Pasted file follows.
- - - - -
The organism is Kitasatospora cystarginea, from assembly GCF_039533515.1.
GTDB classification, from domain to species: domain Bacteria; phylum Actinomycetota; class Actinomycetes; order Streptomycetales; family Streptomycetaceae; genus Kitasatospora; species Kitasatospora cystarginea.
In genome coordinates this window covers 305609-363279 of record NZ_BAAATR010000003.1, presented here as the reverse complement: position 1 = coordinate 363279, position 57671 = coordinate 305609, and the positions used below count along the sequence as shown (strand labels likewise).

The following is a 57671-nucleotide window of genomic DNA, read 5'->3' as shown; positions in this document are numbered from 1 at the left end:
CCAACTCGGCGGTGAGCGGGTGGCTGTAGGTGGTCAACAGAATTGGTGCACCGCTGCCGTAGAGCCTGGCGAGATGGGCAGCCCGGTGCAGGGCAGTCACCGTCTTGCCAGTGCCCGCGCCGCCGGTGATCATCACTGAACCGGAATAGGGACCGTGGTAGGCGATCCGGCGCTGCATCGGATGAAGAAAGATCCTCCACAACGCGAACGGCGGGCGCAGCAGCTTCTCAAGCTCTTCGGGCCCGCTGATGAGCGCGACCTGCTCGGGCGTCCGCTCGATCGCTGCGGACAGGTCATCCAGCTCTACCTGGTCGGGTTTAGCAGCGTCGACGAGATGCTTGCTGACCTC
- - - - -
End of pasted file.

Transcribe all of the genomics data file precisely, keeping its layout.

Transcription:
The organism is Kitasatospora cystarginea, from assembly GCF_039533515.1.
GTDB classification, from domain to species: domain Bacteria; phylum Actinomycetota; class Actinomycetes; order Streptomycetales; family Streptomycetaceae; genus Kitasatospora; species Kitasatospora cystarginea.
In genome coordinates this window covers 305609-363279 of record NZ_BAAATR010000003.1, presented here as the reverse complement: position 1 = coordinate 363279, position 57671 = coordinate 305609, and the positions used below count along the sequence as shown (strand labels likewise).

The following is a 57671-nucleotide window of genomic DNA, read 5'->3' as shown; positions in this document are numbered from 1 at the left end:
CCAACTCGGCGGTGAGCGGGTGGCTGTAGGTGGTCAACAGAATTGGTGCACCGCTGCCGTAGAGCCTGGCGAGATGGGCAGCCCGGTGCAGGGCAGTCACCGTCTTGCCAGTGCCCGCGCCGCCGGTGATCATCACTGAACCGGAATAGGGACCGTGGTAGGCGATCCGGCGCTGCATCGGATGAAGAAAGATCCTCCACAACGCGAACGGCGGGCGCAGCAGCTTCTCAAGCTCTTCGGGCCCGCTGATGAGCGCGACCTGCTCGGGCGTCCGCTCGATCGCTGCGGACAGGTCATCCAGCTCTACCTGGTCGGGTTTAGCAGCGTCGACGAGATGCTTGCTGACCTC